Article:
Send to

Choose Destination
Biochemistry. 1989 May 2;28(9):4027-35.

Characterization and differential expression of human vascular smooth muscle myosin light chain 2 isoform in nonmuscle cells.

Author information

Department of Tumor Biology, Schering Corporation, Bloomfield, New Jersey 07003.


The 20-kDa regulatory myosin light chain (MLC), also known as MLC-2, plays an important role in the regulation of both smooth muscle and nonmuscle cell contractile activity. Phosphorylation of MLC-2 by the enzyme MLC kinase increases the actin-activated myosin ATPase activity and thereby regulates the contractile activity. We have isolated and characterized an MLC-2 cDNA corresponding to the human vascular smooth muscle MLC-2 isoform from a cDNA library derived from umbilical artery RNA. The translation of the in vitro synthesized mRNA, corresponding to the cDNA insert, in a rabbit reticulocyte lysate results in the synthesis of a 20,000-dalton protein that is immunoreactive with antibodies raised against purified chicken gizzard MLC-2. The derived amino acid sequence of the putative human smooth muscle MLC-2 shows only three amino acid differences when compared to chicken gizzard MLC-2. However, comparison with the human cardiac isoform reveals only 48% homology. Blot hybridizations and S1 nuclease analysis indicate that the human smooth muscle MLC-2 isoform is expressed restrictively in smooth muscle tissues such as colon and uterus and in some, but not all, nonmuscle cell lines. Previously reported MLC-2 cDNA from rat aortic smooth muscle cells in culture is ubiquitously expressed in all muscle and nonmuscle cells, and it was suggested that both smooth muscle and nonmuscle MLC-2 proteins are identical and are probably encoded by the same gene. In contrast, the human smooth muscle MLC-2 cDNA that we have characterized from an intact smooth muscle tissue is not expressed in skeletal and cardiac muscles and also in a number of nonmuscle cells.(ABSTRACT TRUNCATED AT 250 WORDS).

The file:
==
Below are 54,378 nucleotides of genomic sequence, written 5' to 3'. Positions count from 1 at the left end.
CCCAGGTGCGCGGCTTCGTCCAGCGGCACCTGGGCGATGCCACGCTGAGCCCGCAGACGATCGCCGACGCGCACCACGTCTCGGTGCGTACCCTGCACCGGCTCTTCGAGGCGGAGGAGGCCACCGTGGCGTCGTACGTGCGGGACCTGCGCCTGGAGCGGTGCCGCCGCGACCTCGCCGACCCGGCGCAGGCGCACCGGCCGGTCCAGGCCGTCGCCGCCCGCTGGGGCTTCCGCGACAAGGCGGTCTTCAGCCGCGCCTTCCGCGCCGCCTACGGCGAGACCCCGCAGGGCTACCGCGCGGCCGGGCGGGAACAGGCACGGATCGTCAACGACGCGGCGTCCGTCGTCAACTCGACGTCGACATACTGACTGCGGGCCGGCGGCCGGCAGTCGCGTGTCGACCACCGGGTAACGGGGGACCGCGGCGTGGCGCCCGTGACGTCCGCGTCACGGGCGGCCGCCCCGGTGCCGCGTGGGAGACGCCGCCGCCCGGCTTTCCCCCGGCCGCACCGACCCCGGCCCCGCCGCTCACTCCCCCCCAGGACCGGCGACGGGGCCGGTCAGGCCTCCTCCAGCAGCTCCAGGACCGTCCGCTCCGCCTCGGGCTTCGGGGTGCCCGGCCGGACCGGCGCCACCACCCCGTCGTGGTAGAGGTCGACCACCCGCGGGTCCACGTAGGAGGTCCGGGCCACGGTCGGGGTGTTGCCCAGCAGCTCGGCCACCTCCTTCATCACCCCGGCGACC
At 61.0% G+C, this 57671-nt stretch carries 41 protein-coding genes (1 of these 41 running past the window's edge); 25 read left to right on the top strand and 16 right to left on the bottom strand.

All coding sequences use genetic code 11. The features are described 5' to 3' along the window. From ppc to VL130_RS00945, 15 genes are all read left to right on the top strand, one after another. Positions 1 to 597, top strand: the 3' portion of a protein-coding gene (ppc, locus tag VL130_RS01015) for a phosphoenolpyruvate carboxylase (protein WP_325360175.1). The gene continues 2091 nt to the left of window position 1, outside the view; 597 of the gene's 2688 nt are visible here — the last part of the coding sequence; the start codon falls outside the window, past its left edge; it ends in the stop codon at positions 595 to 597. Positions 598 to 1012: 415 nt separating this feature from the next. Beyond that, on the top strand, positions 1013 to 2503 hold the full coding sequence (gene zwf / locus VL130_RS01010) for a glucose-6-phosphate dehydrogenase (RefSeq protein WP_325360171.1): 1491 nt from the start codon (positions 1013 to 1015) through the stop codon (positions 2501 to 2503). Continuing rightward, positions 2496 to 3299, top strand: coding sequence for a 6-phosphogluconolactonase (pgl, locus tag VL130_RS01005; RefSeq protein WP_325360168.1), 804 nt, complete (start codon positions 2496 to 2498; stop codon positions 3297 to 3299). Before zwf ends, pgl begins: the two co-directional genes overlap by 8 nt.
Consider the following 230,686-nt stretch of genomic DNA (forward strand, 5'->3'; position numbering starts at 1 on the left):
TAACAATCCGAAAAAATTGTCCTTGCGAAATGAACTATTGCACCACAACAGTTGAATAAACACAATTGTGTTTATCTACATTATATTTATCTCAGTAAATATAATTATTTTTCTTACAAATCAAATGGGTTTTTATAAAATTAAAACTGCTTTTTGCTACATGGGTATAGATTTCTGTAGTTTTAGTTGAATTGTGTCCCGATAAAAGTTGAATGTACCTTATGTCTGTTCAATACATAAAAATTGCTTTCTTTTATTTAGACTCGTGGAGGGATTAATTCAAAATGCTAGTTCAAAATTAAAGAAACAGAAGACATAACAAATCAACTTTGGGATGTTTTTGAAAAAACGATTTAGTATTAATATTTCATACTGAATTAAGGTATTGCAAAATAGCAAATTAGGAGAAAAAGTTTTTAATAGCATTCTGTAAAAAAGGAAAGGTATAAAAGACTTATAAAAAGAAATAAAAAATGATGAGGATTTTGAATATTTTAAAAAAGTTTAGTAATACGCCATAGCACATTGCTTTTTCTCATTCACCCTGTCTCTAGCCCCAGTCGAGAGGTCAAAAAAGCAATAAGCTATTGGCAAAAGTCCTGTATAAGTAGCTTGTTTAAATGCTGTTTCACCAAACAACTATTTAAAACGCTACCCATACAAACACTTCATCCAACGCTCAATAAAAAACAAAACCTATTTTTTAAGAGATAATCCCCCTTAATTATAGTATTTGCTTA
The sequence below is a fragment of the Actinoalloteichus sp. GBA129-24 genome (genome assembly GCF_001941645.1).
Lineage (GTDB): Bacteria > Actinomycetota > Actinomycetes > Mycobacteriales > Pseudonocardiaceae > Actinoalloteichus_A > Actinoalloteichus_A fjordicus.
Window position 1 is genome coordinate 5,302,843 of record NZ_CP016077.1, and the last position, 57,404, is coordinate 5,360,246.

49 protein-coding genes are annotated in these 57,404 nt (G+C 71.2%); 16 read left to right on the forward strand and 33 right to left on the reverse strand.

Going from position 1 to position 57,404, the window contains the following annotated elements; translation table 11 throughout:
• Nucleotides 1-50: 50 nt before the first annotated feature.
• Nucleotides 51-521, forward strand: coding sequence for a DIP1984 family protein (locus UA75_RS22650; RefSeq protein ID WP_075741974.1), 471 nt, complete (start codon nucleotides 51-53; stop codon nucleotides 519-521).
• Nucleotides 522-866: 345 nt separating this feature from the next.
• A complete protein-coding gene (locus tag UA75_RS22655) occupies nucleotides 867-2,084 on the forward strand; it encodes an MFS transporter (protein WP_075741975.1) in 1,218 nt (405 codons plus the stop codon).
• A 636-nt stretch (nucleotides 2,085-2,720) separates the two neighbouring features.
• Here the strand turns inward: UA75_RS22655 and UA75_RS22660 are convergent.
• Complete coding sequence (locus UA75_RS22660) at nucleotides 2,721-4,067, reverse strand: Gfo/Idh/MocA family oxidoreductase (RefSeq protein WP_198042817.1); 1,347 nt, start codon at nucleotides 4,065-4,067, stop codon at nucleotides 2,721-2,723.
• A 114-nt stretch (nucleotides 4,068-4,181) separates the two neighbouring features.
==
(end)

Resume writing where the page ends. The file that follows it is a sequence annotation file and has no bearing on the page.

[Indexed for MEDLINE]

Supplemental Content

Loading ...
Support Center